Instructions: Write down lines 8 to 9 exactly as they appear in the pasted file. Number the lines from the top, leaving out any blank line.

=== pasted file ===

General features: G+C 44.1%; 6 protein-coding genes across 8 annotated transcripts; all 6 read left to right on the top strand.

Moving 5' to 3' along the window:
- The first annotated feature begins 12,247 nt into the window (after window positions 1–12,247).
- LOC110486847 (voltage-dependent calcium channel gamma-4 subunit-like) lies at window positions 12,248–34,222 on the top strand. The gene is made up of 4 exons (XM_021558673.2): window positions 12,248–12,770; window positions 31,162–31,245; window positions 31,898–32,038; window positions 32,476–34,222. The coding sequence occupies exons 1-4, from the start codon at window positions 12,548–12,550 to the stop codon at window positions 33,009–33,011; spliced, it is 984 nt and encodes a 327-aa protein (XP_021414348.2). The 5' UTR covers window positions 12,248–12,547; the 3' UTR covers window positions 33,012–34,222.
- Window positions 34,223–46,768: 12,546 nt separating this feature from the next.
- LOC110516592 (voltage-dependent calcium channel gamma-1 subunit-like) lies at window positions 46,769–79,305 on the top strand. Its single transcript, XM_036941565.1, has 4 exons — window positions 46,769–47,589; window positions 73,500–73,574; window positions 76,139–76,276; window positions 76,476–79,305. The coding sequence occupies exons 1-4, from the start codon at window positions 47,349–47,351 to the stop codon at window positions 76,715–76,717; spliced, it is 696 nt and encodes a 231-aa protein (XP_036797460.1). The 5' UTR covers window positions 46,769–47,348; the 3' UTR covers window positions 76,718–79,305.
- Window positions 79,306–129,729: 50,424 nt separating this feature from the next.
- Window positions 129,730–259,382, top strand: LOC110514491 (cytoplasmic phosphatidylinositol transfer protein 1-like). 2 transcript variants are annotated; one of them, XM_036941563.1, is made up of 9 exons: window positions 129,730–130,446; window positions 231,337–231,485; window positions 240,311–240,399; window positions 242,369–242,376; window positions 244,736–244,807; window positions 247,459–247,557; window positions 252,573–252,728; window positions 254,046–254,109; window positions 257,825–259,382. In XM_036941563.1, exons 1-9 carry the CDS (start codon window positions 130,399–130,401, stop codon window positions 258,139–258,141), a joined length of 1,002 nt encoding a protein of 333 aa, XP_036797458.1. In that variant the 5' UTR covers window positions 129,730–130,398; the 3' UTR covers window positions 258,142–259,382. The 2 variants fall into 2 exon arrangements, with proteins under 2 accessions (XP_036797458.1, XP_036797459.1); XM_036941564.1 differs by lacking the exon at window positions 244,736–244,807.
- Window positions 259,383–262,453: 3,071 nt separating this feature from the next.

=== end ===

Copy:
- Window positions 129,730–259,382, top strand: LOC110514491 (cytoplasmic phosphatidylinositol transfer protein 1-like). 2 transcript variants are annotated; one of them, XM_036941563.1, is made up of 9 exons: window positions 129,730–130,446; window positions 231,337–231,485; window positions 240,311–240,399; window positions 242,369–242,376; window positions 244,736–244,807; window positions 247,459–247,557; window positions 252,573–252,728; window positions 254,046–254,109; window positions 257,825–259,382. In XM_036941563.1, exons 1-9 carry the CDS (start codon window positions 130,399–130,401, stop codon window positions 258,139–258,141), a joined length of 1,002 nt encoding a protein of 333 aa, XP_036797458.1. In that variant the 5' UTR covers window positions 129,730–130,398; the 3' UTR covers window positions 258,142–259,382. The 2 variants fall into 2 exon arrangements, with proteins under 2 accessions (XP_036797458.1, XP_036797459.1); XM_036941564.1 differs by lacking the exon at window positions 244,736–244,807.
- Window positions 259,383–262,453: 3,071 nt separating this feature from the next.